Muhammads livshistorie har alltid blitt tolket opp mot samtidens idealer. I dette seminaret viser Jakob Skovgaard-Petersen hvordan.
This presentation explores the historical transformations of technoscientific understandings of space and their relation to nature and agriculture
Welcome to Kick-off seminar 10 September 2021!
China’s economic reforms have caused rapid growth for a period of forty years. The Chinese Communist Party’s gradualist approach to reform was not inevitable. What were the alternative routes and why were they abandoned? What new obstacles for further Chinese economic development may change its future course?
The lecture by professor Ingun Grimstad Klepp and journalist Tone Skårdal Tobiasson invites the audience into the world of textiles, where currently an important environmental battle about how "sustainability" should be defined and understood is being fought. The presenters guide the audience through the sad fate of wool in Europe, both quite concretely (about 80% is thrown away) and in the comparison tools where wool is designated as an even bigger environmental loser. They will showcase the role of the small and local in the inevitable transformation ahead and how green-washing is flooding not only marketing, but also in policy strategies with circular focus.
What futurities of climate are enacted by the IPCC, and how are they involved with historical temporalizations of human-induced processes of more-than-human change?
This talk by environmental anthropologist Pierre du Plessis explores the skilled practice of tracking as a method for noticing and theorizing landscape change. Beginning with an overview of my work in the Kalahari Desert, Botswana, he shows how tracking involves an attunement to broader landscape relations in ways that exceed the exclusive relationship to animals usually associated with tracking.
Master Niangwujia at the Department of Culture Studies and Oriental Languages will defend his dissertation Mountain Deities in Northeast Tibet (Amdo): Narrative and Ritual in the Cult of A-myes sTag-lung for the degree of philosophiae doctor (PhD).
How can notions of queerness help us better understand the environment and what we stand to lose in the climate crisis?
How may we grasp meaning beyond the boundaries of biological species? In this talk Dominique Lestel, will explore ‘zoo-futurism’ as setting up the basis of an ego-ecology – to incarnate and to feel biodiversity not from the point of view of the first person, but from the point of view of a first person; to feel its richness and importance from a personal point of view.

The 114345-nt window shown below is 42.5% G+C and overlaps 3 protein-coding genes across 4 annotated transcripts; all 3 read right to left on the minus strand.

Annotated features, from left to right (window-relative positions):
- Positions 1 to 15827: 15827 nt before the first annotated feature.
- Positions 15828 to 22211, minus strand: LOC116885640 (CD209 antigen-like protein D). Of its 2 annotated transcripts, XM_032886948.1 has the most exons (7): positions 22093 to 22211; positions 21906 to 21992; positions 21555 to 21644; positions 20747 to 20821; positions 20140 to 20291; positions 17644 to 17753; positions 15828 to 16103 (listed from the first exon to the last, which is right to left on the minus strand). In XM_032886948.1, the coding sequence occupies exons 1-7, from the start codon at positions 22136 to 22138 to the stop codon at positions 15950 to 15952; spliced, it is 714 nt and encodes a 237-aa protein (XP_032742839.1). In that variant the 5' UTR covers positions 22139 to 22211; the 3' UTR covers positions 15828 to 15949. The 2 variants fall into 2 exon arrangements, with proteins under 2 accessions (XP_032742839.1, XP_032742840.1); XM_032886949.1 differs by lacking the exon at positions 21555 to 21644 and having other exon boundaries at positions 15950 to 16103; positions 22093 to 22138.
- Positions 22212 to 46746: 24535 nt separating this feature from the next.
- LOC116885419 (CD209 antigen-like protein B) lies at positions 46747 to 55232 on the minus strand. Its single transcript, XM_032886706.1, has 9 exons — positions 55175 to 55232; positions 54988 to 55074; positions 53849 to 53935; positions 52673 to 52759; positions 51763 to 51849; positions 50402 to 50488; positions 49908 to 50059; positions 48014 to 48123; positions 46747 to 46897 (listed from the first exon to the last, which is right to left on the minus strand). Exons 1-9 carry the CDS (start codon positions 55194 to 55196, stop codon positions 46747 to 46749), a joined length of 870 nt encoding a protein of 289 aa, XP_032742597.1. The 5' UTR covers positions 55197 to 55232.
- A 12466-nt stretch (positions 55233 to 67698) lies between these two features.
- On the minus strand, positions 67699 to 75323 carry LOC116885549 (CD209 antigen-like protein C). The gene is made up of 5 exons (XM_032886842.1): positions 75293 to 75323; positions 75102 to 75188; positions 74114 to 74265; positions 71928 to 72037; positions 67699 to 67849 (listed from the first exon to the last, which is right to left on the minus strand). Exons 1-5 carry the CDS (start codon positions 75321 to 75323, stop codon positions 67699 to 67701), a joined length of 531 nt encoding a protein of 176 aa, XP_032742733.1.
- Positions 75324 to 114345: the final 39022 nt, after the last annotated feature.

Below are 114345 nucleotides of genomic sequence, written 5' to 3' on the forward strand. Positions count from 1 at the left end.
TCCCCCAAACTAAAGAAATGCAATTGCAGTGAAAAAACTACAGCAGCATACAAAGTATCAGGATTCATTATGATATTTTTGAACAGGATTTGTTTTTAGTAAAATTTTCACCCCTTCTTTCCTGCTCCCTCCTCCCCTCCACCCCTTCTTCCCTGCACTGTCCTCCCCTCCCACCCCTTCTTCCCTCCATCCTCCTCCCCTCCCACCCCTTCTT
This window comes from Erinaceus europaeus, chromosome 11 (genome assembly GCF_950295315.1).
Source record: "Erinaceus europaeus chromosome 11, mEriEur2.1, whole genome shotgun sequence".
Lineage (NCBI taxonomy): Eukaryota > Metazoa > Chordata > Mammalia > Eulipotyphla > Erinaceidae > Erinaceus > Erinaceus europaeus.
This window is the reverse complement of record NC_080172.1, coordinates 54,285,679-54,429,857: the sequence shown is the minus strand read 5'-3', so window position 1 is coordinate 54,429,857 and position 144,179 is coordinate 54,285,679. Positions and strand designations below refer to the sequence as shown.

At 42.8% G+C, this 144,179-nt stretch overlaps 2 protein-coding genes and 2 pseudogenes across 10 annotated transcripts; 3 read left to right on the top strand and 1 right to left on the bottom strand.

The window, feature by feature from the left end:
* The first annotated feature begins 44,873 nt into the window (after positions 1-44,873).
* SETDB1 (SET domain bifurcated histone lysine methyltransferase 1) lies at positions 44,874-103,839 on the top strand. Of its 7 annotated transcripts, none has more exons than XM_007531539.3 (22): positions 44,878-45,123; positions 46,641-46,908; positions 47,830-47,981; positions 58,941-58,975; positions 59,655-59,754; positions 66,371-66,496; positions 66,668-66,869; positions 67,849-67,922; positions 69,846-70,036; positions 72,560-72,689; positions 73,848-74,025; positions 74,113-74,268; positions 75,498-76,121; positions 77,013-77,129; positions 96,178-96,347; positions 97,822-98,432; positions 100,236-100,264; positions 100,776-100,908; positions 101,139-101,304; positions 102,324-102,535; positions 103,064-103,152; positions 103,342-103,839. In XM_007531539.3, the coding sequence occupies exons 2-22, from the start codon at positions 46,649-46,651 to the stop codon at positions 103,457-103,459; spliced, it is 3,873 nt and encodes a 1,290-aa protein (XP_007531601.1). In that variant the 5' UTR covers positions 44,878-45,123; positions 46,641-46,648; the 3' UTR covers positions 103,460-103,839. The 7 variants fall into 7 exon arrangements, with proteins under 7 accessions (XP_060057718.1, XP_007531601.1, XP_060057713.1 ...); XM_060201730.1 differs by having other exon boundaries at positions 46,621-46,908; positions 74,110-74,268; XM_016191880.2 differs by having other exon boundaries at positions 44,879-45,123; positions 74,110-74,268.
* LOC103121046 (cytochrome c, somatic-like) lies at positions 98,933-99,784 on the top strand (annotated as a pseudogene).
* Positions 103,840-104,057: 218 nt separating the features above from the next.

We want to invite you to an open mid-term evaluation with our PhD-fellow in Environmental Humanities, Laura op de Beke. To comment on the candidates work, we have invited Dr. Merlin Seller from The University of Edinburgh, Edinburgh College of Art, where they lecture in Design and Screen Cultures.
Artist and activist Jordan Seiler talks us through his text ´Reaffirming Engagement´, which considers the artistic and activist strategies of ´subvertising´ as a means of breathing life back into our streets post-covid-19. In particular, he´ll shed light on how this form of civil disobedience challenges the dominant narratives presented to us in our shared public spaces, and how a civic-media alternative is beneficial to the health and well-being of a city and its inhabitants.
OSEH-kollaboratoriet «Kritisk petroestetikk» inviterer til åpen gjesteforelesning med Anne Karin Sæther.
The Bionic Natures collaboratory is hosting a public talk by Mick Geerits and Arthur Gouillart, who will present their collaborative project Augmented Nature—a set of robotic tools designed to help animals survive the ongoing planetary mass extinction.
Sarah Prosser and Amy Franceschini (Futurefarmers) discuss their interdisciplinary collaboration for Action Stories, which brings the two together to reflect on the seemingly unrelated fields of geology and social innovation.
Sami scholar Liisa-Rávná Finbog discusses The Story of Terra Nullius, a deeply-moving and personal account of her Indigenous upbringing and Sami perspectives on land, nature, sovereignty, ownership and resource extraction.
A seminar with Dr. Olmo Gölz. Access requires registration, please register here.
Impatient to act, we are wary of anything that looks like time-wasting, and an action demanding as much time and patience as attention inevitably slows things down. Yet slowness is not opposed to change; changing human behaviour is slow work, and change in human behaviour is now what is at stake. Simone Kotva, research fellow at the Faculty of Theology at UiO, shares her perspectives.
How might attention to worlds of meaning extend beyond the human, and how may this matter for conservation? In this lecture, Marianne Lien, Professor of Social Anthropology at the University of Oslo, explores how worlds, such as specific landscapes, are sustained through reciprocal and ongoing practices and affordances.
What messages are coded through the nonhuman voice? How do animals witness, record, and replay the sounds of anthropogenic incursion? How might their calls pluralize human narratives of extinction and biodiversity loss? This talk will consider bird mimicry as an agential and unsettling sonic facsimile, sent live and direct from The Field. Mark Peter Wright, postdoctoral researcher at CRiSAP, University of the Arts, London, shares his research.
This is a online conference organized by IKOS taking place over two weeks.